I'd argue that a Warrior win would have been a better decision here to really drive the point home that he was coming for the champion, but I guess Hogan needed to win the Rumble after getting eliminated last year. Either way, the confrontation during the match served its purpose in getting people talking for the ultimate challenge to come.

 

I loved DiBiase's performance through the match as he was in there for about 45 minutes and at numerous times throughout managed to avoid elimination. It felt like a big deal when he was finally thrown out. The early part of the match was loaded with stars as well which only added to the hot crowd. We got some solid build for Piper/Brown and Savage/Dusty heading into Mania as well.

 

All in all, a decent Rumble match.

 

Grade: ***1/2

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Fun final moments of this Rumble as Hogan comes in and eliminates Haku with the daintiest big boot you ever will see. For all I despise Warrior and Hogan as characters/promos, you look at the reaction for the staredown and it's so clear that they had to run with them at Mania. It's funny seeing Michaels getting dumped like he's Paul London or some shit, though in modern day Rumbles, he'd at least get a chance to hit a decent spot before getting dumped. I agree that it's hilarious how Warrior acts after getting eliminated, even more so that in about 2 seconds, Barbarian and Rude are back working on Hogan.

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Just watched this whole thing and thoroughly enjoyed it.

- Talk about star-studded. DiBiase, Roberts, Savage, Piper, Dusty, and Andre all in the first half of the match and all mega-over, even if not at their "peak." This one is definitely in contention for most "star-studded" Rumble ever by the time its all said and done (and that's without counting future stars Bret and Shawn). 

- Maybe the connection has been made already, but with the way Piper and Bad News start their feud here, was the intention to basically re-do the They Live dynamic that Piper had with Keith David? On commentary Ventura notes that they're having a "street fight in the aisle" and I couldn't help but think that Vince had watched They Live, seen the legendary street fight with Keith David, and a lightbulb went off that he could basically do something similar with Bad News. Or was it just that Piper and Bad News, personality-wise, made sense? Just curious if anyone else sees a connection there or if I'm reading way too much into it.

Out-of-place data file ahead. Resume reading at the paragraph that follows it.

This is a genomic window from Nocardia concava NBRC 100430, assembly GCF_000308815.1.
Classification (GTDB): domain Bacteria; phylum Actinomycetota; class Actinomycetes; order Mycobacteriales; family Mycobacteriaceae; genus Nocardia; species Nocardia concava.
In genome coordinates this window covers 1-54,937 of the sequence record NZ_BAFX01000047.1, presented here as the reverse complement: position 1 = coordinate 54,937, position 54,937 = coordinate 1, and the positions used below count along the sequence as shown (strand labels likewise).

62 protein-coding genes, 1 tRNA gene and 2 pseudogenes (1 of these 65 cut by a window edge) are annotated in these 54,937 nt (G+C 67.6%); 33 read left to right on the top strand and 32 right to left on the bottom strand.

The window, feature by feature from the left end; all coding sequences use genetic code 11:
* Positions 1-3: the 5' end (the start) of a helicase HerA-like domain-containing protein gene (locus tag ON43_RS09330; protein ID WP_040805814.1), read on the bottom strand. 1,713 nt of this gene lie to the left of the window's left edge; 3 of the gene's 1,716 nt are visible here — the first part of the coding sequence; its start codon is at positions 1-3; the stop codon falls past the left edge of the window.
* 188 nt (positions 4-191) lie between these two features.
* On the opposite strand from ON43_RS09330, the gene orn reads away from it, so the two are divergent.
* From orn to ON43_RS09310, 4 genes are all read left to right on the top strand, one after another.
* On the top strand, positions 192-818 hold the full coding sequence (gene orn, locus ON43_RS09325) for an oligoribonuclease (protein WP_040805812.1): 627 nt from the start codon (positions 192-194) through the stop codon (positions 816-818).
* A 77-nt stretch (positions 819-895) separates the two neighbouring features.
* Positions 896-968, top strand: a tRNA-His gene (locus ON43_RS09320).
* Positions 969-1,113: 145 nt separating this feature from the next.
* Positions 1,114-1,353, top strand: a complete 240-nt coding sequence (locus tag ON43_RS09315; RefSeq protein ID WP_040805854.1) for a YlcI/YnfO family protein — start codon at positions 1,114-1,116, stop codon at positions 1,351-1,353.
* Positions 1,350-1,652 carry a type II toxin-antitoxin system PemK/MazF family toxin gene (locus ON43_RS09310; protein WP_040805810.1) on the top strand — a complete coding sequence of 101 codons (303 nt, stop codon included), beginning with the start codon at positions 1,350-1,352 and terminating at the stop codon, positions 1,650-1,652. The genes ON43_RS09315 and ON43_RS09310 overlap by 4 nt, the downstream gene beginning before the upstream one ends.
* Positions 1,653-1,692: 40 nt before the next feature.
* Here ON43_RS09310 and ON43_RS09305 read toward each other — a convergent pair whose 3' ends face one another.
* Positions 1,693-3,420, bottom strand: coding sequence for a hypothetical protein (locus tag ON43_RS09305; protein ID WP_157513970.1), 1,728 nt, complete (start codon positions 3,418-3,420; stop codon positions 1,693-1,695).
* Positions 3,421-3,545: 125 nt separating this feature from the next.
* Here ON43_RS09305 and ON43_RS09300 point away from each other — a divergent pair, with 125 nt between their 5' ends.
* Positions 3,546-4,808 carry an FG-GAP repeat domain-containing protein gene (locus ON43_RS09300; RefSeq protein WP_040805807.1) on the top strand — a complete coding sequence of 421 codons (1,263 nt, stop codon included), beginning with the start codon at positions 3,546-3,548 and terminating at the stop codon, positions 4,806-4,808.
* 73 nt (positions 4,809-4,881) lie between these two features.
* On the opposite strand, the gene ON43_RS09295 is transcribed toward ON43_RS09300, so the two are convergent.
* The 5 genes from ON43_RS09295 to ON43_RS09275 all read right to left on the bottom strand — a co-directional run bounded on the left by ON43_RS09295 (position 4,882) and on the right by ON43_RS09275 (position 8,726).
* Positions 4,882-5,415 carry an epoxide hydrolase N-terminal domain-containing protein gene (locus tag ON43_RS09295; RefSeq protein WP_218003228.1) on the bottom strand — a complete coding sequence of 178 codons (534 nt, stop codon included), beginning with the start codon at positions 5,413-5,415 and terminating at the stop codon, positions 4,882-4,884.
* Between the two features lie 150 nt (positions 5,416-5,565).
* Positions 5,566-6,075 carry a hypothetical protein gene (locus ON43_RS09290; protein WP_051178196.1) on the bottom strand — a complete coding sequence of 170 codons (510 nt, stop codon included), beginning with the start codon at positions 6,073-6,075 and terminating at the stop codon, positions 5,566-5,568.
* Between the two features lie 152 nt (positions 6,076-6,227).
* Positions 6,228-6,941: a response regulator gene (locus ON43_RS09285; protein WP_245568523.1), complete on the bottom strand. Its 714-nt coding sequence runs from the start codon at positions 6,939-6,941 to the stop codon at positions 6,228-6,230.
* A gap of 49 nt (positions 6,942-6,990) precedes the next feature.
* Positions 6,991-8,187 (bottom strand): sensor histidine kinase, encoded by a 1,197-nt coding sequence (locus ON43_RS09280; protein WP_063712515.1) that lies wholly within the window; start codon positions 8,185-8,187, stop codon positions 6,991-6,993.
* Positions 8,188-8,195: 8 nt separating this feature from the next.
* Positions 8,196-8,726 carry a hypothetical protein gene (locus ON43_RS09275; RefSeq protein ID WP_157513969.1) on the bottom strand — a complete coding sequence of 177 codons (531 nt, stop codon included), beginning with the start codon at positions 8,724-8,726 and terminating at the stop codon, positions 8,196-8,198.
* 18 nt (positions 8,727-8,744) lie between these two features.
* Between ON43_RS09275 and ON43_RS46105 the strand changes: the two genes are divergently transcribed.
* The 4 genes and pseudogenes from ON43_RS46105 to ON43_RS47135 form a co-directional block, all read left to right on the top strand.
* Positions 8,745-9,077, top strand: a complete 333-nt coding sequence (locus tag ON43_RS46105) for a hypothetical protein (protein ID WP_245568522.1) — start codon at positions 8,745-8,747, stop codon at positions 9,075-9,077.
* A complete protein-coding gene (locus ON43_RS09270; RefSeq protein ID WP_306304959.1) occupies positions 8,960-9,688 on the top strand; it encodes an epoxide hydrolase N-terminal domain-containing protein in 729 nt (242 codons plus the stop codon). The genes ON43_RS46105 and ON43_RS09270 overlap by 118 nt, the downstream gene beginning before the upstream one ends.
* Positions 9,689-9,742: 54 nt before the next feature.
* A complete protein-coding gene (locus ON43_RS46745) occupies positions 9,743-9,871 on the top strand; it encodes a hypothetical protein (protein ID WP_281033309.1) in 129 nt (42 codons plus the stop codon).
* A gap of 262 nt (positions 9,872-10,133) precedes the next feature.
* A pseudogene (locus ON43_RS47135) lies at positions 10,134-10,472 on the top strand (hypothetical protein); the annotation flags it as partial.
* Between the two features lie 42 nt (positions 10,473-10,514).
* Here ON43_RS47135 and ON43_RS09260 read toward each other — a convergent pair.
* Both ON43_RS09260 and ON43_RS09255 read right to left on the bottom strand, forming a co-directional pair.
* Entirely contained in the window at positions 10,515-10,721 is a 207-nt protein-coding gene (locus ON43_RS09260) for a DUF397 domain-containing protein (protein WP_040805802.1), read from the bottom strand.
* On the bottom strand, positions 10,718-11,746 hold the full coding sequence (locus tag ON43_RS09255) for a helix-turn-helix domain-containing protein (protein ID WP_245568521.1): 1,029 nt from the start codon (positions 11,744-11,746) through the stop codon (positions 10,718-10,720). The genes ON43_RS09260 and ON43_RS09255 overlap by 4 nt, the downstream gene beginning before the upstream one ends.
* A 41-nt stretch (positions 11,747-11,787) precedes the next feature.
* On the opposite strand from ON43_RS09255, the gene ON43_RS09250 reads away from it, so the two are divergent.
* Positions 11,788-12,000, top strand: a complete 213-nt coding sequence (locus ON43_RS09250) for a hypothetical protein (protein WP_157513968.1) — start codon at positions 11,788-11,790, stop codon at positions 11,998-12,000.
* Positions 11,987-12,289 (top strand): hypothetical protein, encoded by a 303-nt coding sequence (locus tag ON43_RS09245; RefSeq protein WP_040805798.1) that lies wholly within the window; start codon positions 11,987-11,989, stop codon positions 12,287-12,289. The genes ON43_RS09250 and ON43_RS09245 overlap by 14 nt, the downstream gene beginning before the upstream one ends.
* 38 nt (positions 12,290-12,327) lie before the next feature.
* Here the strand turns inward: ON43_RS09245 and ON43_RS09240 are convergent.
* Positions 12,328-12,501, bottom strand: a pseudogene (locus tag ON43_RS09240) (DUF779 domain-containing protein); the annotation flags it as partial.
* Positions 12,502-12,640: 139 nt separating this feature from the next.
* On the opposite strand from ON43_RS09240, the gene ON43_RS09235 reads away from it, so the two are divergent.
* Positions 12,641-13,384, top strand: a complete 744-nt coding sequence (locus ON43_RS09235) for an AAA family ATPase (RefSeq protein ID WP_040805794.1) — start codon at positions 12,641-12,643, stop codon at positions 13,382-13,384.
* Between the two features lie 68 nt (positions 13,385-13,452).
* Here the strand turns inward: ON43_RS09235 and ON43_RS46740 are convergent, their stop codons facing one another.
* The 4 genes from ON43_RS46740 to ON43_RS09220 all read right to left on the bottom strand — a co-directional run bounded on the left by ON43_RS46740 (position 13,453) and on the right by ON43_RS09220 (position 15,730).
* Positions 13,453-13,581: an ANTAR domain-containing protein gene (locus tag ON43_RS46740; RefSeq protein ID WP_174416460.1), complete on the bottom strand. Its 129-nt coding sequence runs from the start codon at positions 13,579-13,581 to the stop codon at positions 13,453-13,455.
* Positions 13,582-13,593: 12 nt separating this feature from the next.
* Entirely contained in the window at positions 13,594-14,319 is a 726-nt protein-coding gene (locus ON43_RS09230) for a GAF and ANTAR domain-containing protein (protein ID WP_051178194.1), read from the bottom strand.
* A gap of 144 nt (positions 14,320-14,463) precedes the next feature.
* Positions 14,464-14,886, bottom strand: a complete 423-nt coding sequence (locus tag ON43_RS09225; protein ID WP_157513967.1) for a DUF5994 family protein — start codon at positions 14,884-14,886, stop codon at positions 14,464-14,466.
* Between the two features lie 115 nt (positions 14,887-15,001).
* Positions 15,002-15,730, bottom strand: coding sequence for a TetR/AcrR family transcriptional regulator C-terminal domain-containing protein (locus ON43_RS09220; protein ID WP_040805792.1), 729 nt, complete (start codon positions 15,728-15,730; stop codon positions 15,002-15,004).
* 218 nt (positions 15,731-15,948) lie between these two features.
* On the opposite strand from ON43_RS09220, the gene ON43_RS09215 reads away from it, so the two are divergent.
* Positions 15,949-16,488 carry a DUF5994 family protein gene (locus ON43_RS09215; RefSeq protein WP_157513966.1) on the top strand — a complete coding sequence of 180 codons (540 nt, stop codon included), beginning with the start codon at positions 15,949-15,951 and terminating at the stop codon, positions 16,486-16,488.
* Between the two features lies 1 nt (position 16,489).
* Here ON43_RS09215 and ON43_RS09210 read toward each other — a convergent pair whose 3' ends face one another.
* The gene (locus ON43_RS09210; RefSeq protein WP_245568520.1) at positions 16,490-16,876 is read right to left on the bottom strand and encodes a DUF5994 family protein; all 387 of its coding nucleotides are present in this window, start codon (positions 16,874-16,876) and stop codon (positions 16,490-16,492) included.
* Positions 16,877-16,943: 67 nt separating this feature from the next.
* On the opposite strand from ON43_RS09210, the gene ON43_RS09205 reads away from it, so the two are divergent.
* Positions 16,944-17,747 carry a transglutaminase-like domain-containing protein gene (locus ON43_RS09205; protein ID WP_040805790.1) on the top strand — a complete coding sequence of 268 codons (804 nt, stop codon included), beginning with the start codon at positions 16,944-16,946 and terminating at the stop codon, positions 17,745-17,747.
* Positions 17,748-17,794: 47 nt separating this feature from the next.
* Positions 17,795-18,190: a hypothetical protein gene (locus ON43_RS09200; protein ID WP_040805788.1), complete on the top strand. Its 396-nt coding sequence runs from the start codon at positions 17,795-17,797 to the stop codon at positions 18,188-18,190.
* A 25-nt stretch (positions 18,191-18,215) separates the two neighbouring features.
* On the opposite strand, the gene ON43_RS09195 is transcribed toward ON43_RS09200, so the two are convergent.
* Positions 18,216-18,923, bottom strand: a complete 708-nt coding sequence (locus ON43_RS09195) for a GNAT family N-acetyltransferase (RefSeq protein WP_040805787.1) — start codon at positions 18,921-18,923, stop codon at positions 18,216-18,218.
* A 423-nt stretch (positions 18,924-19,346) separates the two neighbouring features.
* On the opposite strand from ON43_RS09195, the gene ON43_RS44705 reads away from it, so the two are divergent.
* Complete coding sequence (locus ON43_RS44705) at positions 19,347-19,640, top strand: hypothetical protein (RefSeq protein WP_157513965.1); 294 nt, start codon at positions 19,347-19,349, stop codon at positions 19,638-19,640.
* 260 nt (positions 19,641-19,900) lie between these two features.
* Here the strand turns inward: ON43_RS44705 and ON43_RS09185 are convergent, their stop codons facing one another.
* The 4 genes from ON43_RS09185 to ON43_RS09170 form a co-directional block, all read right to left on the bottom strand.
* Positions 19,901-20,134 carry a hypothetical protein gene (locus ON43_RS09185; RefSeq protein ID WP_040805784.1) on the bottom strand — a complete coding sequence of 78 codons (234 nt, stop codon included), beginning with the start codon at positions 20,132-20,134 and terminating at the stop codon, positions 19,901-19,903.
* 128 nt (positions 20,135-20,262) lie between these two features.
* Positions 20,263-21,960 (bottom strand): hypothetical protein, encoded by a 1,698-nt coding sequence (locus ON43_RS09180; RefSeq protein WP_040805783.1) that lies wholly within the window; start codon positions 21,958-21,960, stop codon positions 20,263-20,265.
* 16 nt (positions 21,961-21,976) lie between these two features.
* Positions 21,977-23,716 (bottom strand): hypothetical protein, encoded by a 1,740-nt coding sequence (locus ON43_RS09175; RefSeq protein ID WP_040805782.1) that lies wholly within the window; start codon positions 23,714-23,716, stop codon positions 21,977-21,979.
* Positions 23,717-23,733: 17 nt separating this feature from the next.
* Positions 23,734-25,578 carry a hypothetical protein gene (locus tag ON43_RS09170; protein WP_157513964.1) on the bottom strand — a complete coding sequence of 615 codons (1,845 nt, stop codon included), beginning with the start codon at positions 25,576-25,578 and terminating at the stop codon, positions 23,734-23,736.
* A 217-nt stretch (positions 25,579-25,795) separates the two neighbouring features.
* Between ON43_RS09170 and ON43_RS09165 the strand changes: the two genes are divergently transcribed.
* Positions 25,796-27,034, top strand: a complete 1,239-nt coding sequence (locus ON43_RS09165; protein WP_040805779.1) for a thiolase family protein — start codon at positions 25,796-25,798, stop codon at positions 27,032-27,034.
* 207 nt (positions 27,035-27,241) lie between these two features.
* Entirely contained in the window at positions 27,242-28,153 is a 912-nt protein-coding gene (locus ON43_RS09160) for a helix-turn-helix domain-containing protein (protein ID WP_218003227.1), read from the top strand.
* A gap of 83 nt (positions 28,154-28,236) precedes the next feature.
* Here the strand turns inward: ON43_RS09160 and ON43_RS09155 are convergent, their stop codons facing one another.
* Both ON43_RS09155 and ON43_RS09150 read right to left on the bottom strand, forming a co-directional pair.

- Obviously we get not-so-subtle "preludes" to a bunch of the WM6 matches, but whats also cool are the (only slightly) more subtle seeds to future programs too. For example, we don't just get some more build towards Savage/Dusty and DiBiase/Roberts, because of how much Savage seems to be helping the Million Dollar Man, Tony suspects collusion. I'm not sure if that was played up prior to the match, but it would make a little bit of sense as the Savage/Dusty feud eventually leads to the Dusty/DiBiase feud (and Sapphire "selling out"). Obviously Andre was already being fazed out, so its cool to see them essentially give his spot to Earthquake, his elimination requiring nearly everyone in the ring to work together. Again, I wouldn't necessarily call it subtle, but Earthquake is made to look like a monster and they don't spoil any square-offs with Hogan or Warrior, wisely protecting him for his big push in the summer.

- The match does have a bit of a lull in the middle, but, to me, part of that is due to the Warrior already being somewhat exposed here. His entrance doesn't get that big of a pop (Jake's is much bigger, as is Hogan's later on) and instead of having him clean house, after an initial flurry, he fades into the match a bit. He just doesn't command the ring or draw your eye the way Hogan does. Granted, few ever have and its hard not to become a background player when there's 6-7 other dudes in the ring (many of whom are equally gassed to the gills), but still, for the guy who was set to take the mantle of being the company's top star, its not the big coming out party one would think. Once we get the Hogan/Warrior staredown it is an undeniably big moment so that was clearly the money match going into Wrestlemania VI (and Warrior clearly needed the win there to have any shot of becoming THE top guy), but its not like he was dwarfing Hogan in popularity (at least not on this night in Orlando).

 

A really fun, interesting, and breezy Rumble. Solid 4-out-of-5.